Chelsey Tucker graduated with a Bachelor of History degree from Metropolitan State University in 2019. She now writes about insurance with her specialty being life insurance and has been quoted on Help Smart Phone and MEL Magazine.

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Dan Walker graduated with a BS in Administrative Management in 2005 and has been working in his family’s insurance agency, FCI Agency, for 15 years. He is licensed as an agent to write property and casualty insurance, including home, auto, umbrella, and dwelling fire insurance. He’s also been featured on sites like Reviews.com.

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Reviewed by Daniel Walker
Licensed Auto Insurance Agent

UPDATED: Dec 20, 2021

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The Lowdown

  • A DUI is a punishable offense for driving under the influence of alcohol or drugs
  • A DUI and DWI are similar offenses, but a DWI typically carries heavier penalties
  • A DUI resulting in death is a major offense that may be punishable up to life in prison

If you’ve been shopping for quotes on auto insurance, you may have been asked if you’ve had a DUI. If you are a new driver, you might as yourself, “What is a DUI?” and, “How will a DUI impact my auto insurance policy?”

Numerous factors affect your auto insurance rates. We’ll help identify how a DUI can increase your rates and why a DUI is considered a derogatory mark. We will also compare a DUI vs. a DWI.

Keep scrolling to learn more about DUI, or enter your ZIP code above to get free quotes from the best auto insurance providers in your area.

What is a DUI?

DUI stands for “driving under the influence” (or drunk driving) and is considered a major driving offense. According to the National Highway Traffic Safety Administration, about 28 people die per day due to drunk driving.

The confusing part to many people is that there is also a DWI which stands for “driving while intoxicated.” Which is worse, DUI or DWI? Well, technically that will depend on the outcome.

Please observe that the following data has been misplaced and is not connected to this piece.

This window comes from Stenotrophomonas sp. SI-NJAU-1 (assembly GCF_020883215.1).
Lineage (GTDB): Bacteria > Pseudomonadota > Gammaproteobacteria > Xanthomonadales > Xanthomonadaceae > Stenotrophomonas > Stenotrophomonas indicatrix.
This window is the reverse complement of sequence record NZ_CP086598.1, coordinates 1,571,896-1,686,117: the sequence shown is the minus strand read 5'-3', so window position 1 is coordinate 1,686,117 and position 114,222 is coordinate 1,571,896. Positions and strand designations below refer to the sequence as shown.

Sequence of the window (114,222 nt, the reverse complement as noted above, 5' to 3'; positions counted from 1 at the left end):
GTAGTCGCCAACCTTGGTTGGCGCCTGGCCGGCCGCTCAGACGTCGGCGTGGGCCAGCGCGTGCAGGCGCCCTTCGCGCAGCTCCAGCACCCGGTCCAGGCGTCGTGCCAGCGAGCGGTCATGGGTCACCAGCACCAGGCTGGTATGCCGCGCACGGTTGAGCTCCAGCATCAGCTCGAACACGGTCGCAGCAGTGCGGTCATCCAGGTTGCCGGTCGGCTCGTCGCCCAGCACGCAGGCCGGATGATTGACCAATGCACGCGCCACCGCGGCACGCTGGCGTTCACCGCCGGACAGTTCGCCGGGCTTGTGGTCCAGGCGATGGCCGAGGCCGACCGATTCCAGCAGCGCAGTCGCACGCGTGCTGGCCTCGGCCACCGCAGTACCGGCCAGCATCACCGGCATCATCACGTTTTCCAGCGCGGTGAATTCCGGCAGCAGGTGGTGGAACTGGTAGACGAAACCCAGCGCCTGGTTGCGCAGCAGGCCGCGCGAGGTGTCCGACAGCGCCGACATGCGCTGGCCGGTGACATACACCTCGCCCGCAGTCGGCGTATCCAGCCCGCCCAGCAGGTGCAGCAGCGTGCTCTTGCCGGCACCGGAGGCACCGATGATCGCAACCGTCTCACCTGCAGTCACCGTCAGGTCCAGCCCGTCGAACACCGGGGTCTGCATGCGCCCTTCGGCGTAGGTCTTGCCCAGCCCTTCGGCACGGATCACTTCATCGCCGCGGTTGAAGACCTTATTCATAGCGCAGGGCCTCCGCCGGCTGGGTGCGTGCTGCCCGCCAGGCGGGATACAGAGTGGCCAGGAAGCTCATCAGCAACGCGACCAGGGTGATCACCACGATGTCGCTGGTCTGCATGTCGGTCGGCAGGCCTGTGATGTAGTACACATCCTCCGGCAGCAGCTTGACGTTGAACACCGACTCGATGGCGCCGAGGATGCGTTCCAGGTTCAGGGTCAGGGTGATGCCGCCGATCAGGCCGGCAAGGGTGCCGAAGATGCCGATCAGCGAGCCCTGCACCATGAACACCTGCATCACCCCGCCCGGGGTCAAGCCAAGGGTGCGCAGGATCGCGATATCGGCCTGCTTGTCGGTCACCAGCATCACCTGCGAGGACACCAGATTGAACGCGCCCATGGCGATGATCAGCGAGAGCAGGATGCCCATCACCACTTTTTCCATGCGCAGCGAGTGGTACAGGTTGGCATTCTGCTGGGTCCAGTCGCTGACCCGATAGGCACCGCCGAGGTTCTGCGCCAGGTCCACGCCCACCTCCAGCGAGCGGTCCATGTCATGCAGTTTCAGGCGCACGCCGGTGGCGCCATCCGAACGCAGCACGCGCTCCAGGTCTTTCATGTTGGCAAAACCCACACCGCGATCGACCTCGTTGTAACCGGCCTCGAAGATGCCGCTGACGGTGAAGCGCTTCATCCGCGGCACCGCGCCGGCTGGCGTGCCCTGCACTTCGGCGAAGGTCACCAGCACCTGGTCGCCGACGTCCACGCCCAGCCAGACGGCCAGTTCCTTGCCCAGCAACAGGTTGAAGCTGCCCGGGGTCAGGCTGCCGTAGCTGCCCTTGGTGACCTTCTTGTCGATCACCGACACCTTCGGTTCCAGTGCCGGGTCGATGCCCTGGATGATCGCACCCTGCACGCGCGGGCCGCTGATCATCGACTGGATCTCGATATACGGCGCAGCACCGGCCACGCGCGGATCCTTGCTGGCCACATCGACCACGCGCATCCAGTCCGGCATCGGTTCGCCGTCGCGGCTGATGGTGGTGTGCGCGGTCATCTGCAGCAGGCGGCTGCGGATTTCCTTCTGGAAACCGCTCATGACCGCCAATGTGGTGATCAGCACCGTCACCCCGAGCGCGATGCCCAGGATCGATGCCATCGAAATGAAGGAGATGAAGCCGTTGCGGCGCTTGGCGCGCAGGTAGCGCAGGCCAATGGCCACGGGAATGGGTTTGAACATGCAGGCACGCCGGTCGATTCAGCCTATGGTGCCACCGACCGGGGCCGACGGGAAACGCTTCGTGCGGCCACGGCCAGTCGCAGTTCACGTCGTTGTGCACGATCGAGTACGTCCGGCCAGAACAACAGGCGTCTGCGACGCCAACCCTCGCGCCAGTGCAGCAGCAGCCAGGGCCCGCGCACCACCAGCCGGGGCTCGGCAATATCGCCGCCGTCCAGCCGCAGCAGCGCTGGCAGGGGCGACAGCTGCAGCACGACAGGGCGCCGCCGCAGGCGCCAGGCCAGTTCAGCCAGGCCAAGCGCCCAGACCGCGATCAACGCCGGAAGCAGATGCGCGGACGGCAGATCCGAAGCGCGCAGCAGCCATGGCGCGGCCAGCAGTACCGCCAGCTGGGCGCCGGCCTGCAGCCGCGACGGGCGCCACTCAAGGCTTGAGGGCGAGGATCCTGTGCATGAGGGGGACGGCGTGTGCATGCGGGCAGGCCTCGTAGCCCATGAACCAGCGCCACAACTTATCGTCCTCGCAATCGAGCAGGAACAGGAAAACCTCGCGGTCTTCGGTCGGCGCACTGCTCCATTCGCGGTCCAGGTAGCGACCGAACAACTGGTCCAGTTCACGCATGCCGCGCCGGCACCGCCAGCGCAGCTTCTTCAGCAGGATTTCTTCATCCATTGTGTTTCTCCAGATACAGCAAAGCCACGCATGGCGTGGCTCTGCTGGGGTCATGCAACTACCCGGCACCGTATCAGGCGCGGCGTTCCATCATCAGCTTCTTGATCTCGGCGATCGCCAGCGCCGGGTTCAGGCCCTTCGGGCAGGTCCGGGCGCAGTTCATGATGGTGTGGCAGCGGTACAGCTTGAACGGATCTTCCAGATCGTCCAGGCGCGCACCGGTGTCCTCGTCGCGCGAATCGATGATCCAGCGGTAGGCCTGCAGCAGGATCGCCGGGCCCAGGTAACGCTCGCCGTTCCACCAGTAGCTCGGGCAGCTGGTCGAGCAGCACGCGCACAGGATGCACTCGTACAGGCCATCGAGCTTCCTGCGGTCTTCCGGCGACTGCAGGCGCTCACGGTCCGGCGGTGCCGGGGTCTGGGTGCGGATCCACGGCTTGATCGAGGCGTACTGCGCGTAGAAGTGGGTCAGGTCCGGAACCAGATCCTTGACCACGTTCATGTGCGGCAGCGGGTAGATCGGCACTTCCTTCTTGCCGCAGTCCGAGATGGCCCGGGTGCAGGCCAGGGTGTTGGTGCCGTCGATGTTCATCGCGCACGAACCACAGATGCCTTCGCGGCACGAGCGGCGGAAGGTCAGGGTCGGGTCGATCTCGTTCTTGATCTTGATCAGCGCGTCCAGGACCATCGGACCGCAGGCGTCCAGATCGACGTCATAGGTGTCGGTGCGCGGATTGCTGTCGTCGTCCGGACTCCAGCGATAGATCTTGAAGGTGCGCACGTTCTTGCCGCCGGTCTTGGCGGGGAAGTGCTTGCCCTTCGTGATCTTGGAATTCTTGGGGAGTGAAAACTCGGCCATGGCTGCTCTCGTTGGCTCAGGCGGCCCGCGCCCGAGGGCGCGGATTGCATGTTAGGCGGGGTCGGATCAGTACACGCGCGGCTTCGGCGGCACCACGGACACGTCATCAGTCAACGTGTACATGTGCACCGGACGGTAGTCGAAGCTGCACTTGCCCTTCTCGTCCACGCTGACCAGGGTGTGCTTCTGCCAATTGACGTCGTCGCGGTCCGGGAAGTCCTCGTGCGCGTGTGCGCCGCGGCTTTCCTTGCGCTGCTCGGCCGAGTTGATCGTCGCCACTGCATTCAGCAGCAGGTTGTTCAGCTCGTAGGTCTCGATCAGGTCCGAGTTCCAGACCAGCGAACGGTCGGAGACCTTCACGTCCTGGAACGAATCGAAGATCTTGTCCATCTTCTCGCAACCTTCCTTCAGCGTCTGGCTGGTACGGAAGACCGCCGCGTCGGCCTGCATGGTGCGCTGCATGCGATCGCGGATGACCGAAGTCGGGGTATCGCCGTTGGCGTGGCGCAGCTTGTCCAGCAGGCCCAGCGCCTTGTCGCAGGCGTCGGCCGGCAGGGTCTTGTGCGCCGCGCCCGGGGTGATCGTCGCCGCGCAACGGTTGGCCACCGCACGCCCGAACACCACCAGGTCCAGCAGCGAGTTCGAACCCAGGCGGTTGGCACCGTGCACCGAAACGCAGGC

Assuming you were simply pulled over without being involved in an accident, a DWI is the more serious of the two charges. This typically means that your blood alcohol content (BAC) was over the legal limit of 0.08.

A DUI, on the other hand, can be issued even if your BAC is below the legal limit but above zero. Many states have a zero-tolerance policy with a set minimum BAC value.

Zero Tolerance BAC Levels by State
StateZero Tolerance BAC
Alabama DUI0.02
Alaska DUI0
Arizona DUI0
Arkansas DWI0.02
California DUI0.01
Colorado DUI0.02
Connecticut OWI0.02
Delaware DUI0.02
DC DUI0
Florida DUI0.02
Georgia DUI0.02
Hawaii DUI0.02
Idaho DUI0.02
Illinois DUI0
Indiana DUI0.02
Iowa OWI0.02
Kansas DUI0.02
Kentucky DUI0.02
Louisiana DWI0.02
Maine OUI0
Maryland DUI0
Massachusetts OUI0.02
Michigan DWI0
Minnesota DWI0
Mississippi DUI0.02
Missouri DWI0.02
Montana DUI0.02
Nebraska DUI0.02
Nevada DUI0.02
New Hampshire DUI0.02
New Jersey DWI0.01
New Mexico DUI0.02
New York DWI0.02
North Carolina DWI0
North Dakota DUI0.02
Ohio DUI0.02
Oklahoma DUI0
Oregon DUI0
Pennsylvania DUI0
Rhode Island DUI0.02
South Carolina DUI0.02
South Dakota DUI0.02
Tennessee DUI0.02
Texas DWI0
Utah DUI0
Vermont OWI0.02
Virginia DUI0.02
Washington DUI0.02
West Virginia DUI0.02
Wisconsin DUI0
Wyoming DUI0.02
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The DUI laws can vary slightly from state to state although the legal limit for a BAC is 0.08 for every state. Many states have a zero-tolerance of 0.02, which is likely just one drink for many people.

The way an officer or judge would classify your intoxication status would likely depend on a multitude of factors such as your BAC, your driving history, if you injured anyone, or were driving recklessly.

What are some DUI consequences?

A DUI may not be considered as serious as a DWI, but it can still come with some hefty consequences, including fines, jail time, and a suspended license. Again, these punishments will vary depending on the state or county you live in.